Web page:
Beyond that, the wider international community needs to agree on a meaningful and effective way of dealing with the underlying causes of this crisis, particularly in Syria and Libya, otherwise more lives will be needlessly lost, as the reasons for people taking very dangerous means of migrating will remain unaddressed. I would not wish to give the impression that all of this can be easily achieved. The barriers to doing so, not least in terms of our own government’s response, are formidable.

Arms trade with Israel - Ministerial response
3 September 2015
Please click here for the response from Tobias Ellwood, Parliamentary Under Secretary of State at the Foreign & Commonwealth Office to campaign emails about an arms embargo on Israel.

BBC Charter renewal
2 September 2015
The BBC Charter review will focus on governance, changing viewing habits and licence fee funding. In July 2015, during a speech in the House of Commons, Chris Bryant, the Secretary of State for Culture, Media and Sport said:
“The BBC is our cultural NHS. It is a beacon of accuracy and impartiality around the world. It is not just part of the national furniture; it is our greatest cultural institution. It is a miracle of constitutional engineering: independent of Government, yet funded by the public. It is the cornerstone of our creative industries, earning respect and money for Britain and British values.”
You can read the full transcript of his speech in Hansard here.
I recognise the importance of the BBC and remain committed to ensuring it remains value for money. The Government is currently consulting on the review of the BBC's Royal Charter until 8th October. You can find out more here.

UPDATED New evidence on impacts of G7's New Alliance
24 August 2015
A number of constituents have contacted me to raise concerns about the G7's New Alliance for Food Security and Nutrition.
I wrote to the Secretary of State for International Development, Rt Hon Justine Greening MP, about this issue.
You can read her response here.

Penalties for taxi drivers who break the law
24 August 2015
A number of constituents have contacted me about sentencing guidelines for magistrates when considering cases of taxi drivers who refuse to allow guide dogs in their vehices.
I took this issue up with the Secretary of State and you can read the response by the Department for Transport here.

Mayfair Tax Loophole
21 August 2015
Recently, a number of constituents contacted me about the 'Mayfair Tax Loophole', which enables private equity bosses to avoid paying around £700m of tax every year.
I raised this issue with the the Chancellor of the Exchequer last month, and I have received a response which you can view by clicking here.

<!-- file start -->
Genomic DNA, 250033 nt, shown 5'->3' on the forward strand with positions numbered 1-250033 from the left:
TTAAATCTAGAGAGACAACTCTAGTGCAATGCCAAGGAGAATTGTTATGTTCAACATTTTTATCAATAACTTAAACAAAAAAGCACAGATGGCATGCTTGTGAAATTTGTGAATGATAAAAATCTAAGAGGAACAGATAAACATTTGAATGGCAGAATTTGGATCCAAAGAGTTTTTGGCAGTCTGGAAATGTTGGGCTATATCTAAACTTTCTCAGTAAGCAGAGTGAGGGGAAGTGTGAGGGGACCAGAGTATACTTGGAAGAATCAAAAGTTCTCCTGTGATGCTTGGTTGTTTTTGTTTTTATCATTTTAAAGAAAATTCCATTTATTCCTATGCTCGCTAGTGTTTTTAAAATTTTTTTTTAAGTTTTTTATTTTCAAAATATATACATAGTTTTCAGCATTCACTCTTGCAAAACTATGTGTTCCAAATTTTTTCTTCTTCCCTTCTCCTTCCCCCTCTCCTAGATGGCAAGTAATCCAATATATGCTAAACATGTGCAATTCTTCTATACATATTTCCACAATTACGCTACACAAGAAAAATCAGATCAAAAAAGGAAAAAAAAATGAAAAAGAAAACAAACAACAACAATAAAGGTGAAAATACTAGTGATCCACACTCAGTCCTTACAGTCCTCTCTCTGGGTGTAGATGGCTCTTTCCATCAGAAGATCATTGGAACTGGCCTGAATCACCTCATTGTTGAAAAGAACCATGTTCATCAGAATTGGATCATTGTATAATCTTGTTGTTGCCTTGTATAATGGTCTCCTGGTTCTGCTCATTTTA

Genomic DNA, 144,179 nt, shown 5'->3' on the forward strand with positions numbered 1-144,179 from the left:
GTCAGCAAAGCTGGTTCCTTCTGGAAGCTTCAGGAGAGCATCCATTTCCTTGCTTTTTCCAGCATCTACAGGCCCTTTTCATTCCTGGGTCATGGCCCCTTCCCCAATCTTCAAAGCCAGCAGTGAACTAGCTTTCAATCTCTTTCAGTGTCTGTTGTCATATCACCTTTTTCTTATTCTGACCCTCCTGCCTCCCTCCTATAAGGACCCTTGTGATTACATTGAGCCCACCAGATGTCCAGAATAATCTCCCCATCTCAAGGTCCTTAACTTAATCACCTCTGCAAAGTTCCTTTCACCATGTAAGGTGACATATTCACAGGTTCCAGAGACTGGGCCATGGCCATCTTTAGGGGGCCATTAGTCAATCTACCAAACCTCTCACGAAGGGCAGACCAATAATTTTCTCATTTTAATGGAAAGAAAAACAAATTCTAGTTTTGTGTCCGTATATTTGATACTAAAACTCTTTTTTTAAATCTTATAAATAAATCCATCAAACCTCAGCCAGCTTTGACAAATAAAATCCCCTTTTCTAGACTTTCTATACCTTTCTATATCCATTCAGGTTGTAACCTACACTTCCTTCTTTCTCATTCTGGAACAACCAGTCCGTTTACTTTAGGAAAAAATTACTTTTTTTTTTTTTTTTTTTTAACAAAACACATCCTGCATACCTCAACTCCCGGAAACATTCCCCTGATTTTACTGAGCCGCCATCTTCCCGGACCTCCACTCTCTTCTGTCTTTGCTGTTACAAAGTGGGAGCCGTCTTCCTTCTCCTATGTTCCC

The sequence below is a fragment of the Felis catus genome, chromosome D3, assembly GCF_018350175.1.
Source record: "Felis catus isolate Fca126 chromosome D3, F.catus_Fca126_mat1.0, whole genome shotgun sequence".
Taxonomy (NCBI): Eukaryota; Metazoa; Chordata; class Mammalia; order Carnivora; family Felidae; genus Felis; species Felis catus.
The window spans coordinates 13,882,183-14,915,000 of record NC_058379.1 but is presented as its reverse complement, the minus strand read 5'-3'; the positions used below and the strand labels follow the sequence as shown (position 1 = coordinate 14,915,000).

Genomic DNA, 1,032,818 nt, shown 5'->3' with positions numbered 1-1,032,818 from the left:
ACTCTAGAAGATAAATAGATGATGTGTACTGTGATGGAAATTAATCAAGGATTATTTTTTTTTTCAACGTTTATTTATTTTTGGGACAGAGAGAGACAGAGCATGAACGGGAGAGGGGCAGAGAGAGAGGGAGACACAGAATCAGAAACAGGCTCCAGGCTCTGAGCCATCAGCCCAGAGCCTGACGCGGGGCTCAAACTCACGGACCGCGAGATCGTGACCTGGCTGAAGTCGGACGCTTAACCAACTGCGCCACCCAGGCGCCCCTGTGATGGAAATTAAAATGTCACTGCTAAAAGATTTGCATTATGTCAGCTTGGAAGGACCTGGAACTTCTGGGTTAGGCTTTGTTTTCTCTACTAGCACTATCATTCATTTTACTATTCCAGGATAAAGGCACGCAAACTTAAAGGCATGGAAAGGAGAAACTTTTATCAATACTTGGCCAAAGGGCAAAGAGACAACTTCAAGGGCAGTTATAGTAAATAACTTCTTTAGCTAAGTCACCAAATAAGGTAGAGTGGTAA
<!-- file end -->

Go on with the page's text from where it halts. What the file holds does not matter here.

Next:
In addition, the Government have launched a consultation which aims to determine the criteria for determining when rewards arising to investment fund managers are to be taxed as income. You can find out more about the consultation by clicking here.

Welfare Reforms
13 August 2015
Recently, a number of constituents contacted me about cuts to housing benefit for 18-21 year olds.
I raised this issue with the Secretary of State for Work and Pensions, and received a response which you can view by clicking here.

UK Youth Parliament's Make Your Mark ballot 2015
11 August 2015
Last Autumn term over 875,000 secondary school pupils took part in a national ballot, Make your Mark. This ballot decides what Members of the UK Youth Parliament (MYPs) should debate and vote on to be their campaign for the year ahead. MYPs have previously debated in the House of Commons Chamber in mid November. This year’s online ballot will go live from Wednesday 12th August 2015 at 1pm. Follow all the action on twitter via #MakeYourMark
Be the first to find out what the 10 issues that made the ballot, by signing up to Make your Mark's Thunderclap.

Cycling and walking investment strategy
5 August 2015
A number of constituents contacted me about the implementation of a cycling and walking investment strategy. I wrote to the Secretary of State for Transport about this issue and you can find his response here.

Cancer Research UK
22 July 2015
I recently attended a Cancer Research UK event in Parliament, where we discussed how MPs can help keep cancer at the top of the new parliament’s agenda.
One in two people are set to be diagnosed with cancer at some point in their lives, and UK cancer survival rates are still lagging behind other countries with too many cancers being diagnosed at an advanced stage.
Survival rates in the UK have doubled in the last 40 years, but there is still much more to do.
For more information please visit cruk.org.

Destination Cure Report
22 July 2015
On 15th July I attended the parliamentary launch of the Anthony Nolan Trust’s Destination Cure Report.